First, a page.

Incremental Negotiations

For most people in the 21st century, time is our most valuable asset and we are willing to do just about anything to avoid wasting it.

This is why going back in forth in negotiations one tiny little increment at a time is more likely to infuriate the seller than it is to get them to agree to a lower price. If they are selling a $100,000 home that you offer $75,000 on, they may counter at $94,000. If you come back at $76,000 and try to play this incremental back and forth game, do not be surprised when the seller stops countering after the first or second go around and refuses to acknowledge any further offers from you.

You have lost credibility in their eyes, as well as their agent's eyes. If you end up offering on another listing of that agent's they will most likely inform their seller that you are not a serious buyer and your offers do not typically have legs to stand on when it comes to actual negotiating.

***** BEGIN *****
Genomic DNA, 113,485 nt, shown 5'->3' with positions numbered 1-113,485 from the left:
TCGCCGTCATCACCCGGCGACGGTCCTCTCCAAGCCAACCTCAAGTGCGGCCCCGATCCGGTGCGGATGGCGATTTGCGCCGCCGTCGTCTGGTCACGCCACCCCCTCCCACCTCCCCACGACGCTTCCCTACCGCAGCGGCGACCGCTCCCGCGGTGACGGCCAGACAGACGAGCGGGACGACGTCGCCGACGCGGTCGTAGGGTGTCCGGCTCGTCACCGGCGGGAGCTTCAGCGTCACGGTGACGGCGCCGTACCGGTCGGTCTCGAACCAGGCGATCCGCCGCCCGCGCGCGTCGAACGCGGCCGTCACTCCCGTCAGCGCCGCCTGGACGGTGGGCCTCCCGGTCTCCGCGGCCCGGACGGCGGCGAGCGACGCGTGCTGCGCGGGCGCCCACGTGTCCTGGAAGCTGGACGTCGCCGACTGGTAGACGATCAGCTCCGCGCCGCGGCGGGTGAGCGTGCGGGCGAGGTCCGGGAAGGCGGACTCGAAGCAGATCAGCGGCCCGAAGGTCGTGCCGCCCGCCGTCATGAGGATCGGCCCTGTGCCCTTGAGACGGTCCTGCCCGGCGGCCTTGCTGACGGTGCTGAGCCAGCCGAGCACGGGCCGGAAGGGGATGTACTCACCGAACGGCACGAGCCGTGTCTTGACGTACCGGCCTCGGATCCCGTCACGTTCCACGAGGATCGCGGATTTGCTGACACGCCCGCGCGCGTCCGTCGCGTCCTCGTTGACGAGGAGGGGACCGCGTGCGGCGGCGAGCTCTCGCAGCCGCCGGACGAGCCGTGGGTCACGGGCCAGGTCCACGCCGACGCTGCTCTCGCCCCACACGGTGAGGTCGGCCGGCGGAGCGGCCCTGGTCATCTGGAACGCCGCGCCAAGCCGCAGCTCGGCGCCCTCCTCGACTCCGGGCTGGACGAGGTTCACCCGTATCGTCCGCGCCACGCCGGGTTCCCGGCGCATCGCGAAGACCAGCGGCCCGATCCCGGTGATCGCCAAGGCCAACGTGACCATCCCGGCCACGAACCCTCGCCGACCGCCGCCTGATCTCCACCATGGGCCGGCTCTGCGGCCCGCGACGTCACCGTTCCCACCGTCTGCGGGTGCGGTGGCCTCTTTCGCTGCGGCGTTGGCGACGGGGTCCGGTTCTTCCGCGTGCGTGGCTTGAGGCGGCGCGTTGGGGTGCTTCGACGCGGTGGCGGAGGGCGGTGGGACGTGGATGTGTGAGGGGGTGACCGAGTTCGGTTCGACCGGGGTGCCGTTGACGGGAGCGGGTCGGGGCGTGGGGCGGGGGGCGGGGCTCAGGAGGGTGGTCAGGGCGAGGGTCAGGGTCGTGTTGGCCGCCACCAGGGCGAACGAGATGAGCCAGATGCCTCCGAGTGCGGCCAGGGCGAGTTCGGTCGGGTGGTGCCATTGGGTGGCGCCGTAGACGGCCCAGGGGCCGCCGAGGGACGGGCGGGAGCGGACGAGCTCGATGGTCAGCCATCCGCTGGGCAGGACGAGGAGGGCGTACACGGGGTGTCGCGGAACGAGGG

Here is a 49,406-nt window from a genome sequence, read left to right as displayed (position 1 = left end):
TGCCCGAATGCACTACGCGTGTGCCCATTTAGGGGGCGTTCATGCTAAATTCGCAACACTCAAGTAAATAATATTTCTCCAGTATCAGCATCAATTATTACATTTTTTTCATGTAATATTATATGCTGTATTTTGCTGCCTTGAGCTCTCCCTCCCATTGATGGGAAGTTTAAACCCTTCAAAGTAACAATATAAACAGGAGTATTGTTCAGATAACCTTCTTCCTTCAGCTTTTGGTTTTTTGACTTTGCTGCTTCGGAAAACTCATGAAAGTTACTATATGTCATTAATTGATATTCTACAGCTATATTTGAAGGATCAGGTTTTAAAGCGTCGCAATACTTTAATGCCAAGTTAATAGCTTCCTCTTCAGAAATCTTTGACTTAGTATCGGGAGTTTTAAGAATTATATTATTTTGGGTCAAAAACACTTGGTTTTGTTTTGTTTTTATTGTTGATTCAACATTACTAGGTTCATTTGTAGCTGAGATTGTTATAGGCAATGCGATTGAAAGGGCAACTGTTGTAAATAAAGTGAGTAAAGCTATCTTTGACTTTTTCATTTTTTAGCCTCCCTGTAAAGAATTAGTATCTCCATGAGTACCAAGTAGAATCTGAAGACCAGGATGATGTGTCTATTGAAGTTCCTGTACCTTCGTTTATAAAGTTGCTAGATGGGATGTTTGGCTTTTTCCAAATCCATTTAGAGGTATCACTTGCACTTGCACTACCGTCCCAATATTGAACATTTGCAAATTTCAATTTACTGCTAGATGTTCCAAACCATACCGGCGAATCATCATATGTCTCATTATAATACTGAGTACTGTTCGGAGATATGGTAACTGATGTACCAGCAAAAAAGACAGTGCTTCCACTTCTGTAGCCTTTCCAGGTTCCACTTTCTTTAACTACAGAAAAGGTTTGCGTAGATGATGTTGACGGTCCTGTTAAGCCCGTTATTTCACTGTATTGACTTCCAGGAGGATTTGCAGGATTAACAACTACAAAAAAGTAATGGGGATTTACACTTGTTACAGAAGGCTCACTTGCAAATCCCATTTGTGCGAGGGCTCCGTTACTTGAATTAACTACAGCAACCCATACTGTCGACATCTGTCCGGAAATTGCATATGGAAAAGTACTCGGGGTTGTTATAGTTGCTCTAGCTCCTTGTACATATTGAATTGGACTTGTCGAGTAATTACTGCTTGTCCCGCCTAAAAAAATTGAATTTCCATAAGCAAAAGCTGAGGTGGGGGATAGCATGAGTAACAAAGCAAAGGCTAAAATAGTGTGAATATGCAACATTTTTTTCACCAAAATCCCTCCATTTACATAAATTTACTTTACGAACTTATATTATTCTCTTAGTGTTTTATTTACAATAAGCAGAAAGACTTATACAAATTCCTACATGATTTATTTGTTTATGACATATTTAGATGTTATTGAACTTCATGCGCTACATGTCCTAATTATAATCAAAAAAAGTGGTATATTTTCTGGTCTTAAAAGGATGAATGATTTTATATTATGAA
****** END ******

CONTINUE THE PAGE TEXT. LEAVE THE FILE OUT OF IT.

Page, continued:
One of the quickest ways to achieve radio silence when negotiating to purchase a property is to start asking for extras on top of what you are already getting... especially when no commensurate price increase is part of the conversation.

The easiest way to think of this is to imagine yourself in their shoes. If you know someone is walking through your house trying to decide if they want to buy it, you don't expect them to be picking through the rest of your belongings deciding what they do and do not want.